I have seen a land right merry with the sun, where children sing, and rolling hills lie like passioned women wanton with harvest. And there in the King's Highway sat and sits a figure veiled and bowed, by which the traveler's footsteps hasten as they go. On the tainted air broods fear. Three centuries' thought has been the raising and unveiling of that bowed human heart, and now behold a century new for the duty and the deed. The problem of the Twentieth Century is the problem of the color-line.

My journey was done, and behind me lay hill and dale, and Life and Death. How shall man measure Progress there where the dark-faced Josie lies? How many heartfuls of sorrow shall balance a bushel of wheat? How hard a thing is life to the lowly, and yet how human and real! And all this life and love and strife and failure—is it the twilight of nightfall or the flush of some faint-dawning day?

Thus sadly musing, I rode to Nashville in the Jim Crow car.

I sit with Shakespeare and he winces not. Across the color-line I move arm in arm with Balzac and Dumas, where smiling men and welcoming women glide in gilded halls. From out the caves of evening that swing between the strong-limbed earth and the tracery of the stars, I summon Aristotle and Aurelius and what soul I will, and they all come graciously with no scorn nor condescension. So, wed with Truth, I dwell above the Veil. Is this the life you grudge us, O knightly America? Is this the life you long to change into the dull red hideousness of Georgia? Are you so afraid lest peering from this high Pisgah, between Philistine and Amalekite, we sight the Promised Land?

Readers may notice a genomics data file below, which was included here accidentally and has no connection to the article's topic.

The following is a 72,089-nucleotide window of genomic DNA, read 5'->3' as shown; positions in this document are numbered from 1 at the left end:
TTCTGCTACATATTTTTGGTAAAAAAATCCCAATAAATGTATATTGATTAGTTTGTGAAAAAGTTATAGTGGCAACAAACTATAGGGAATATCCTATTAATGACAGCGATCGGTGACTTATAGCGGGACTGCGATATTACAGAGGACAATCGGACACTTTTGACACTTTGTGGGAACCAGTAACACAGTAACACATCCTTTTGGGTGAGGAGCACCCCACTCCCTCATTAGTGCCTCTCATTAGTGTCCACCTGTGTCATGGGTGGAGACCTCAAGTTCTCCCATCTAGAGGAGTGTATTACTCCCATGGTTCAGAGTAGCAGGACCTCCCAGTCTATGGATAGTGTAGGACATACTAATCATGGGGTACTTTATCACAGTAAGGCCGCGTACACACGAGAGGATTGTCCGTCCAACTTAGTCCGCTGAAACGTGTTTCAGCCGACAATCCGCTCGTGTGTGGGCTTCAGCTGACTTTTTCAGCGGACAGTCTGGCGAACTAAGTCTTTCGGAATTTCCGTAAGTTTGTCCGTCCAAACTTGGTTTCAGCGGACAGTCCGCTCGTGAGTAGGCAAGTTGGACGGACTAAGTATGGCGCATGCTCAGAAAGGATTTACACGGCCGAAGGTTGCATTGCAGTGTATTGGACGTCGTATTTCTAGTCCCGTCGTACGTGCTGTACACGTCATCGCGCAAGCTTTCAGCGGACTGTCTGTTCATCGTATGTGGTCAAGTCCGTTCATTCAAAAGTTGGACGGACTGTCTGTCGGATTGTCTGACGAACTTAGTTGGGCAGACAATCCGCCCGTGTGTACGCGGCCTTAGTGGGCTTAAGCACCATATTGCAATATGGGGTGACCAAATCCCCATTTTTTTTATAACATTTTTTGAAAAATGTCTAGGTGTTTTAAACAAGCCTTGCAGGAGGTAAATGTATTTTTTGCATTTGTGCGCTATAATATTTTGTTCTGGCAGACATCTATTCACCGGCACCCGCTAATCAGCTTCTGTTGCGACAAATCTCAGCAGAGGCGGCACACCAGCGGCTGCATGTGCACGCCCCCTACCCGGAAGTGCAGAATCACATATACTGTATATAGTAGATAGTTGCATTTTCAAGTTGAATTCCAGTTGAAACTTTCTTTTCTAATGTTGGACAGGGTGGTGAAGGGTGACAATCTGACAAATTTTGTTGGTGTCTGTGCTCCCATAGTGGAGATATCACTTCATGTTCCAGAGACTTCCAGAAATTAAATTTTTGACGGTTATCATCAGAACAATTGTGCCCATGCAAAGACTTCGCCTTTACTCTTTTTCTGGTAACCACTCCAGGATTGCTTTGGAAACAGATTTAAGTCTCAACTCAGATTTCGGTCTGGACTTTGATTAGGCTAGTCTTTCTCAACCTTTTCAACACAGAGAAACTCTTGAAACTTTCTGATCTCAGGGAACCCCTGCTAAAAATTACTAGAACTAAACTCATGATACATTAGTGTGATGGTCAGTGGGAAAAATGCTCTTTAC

Where merit is so even and the standard of performance so high, one hesitates to choose that which is best. "The Dawn of Freedom" is a study of the Freedmen's Bureau; "Mr. Booker T. Washington and Others" is a frank criticism of the late orator and leader; "The Meaning of Progress" is a story of life in Tennessee, told with infinite pathos by one who has been the country schoolmaster; "The Training of Black Men" is a plea for liberally educated leadership; while "The Quest of the Golden Fleece," like one or two related essays, is a faithful portrayal of life in the black belt. The book, as a whole, is a powerful plea for justice and the liberty of citizenship.

W. E. Burghardt DuBois is the best example that has so far appeared of the combination of high scholarship and the peculiarly romantic temperament of the Negro race. Beneath all the play of logic and statistic beats the passion of a mighty human heart. For a long time he was criticised as aloof, reserved, unsympathetic; but more and more, as the years have passed, has his mission become clearer, his love for his people stronger. Forced by the pressure of circumstance, gradually has he been led from the congenial retreat of the scholar into the arena of social struggle; but for two decades he has remained an outstanding interpreter of the spiritual life of his people. He is to-day the foremost leader of the race in America.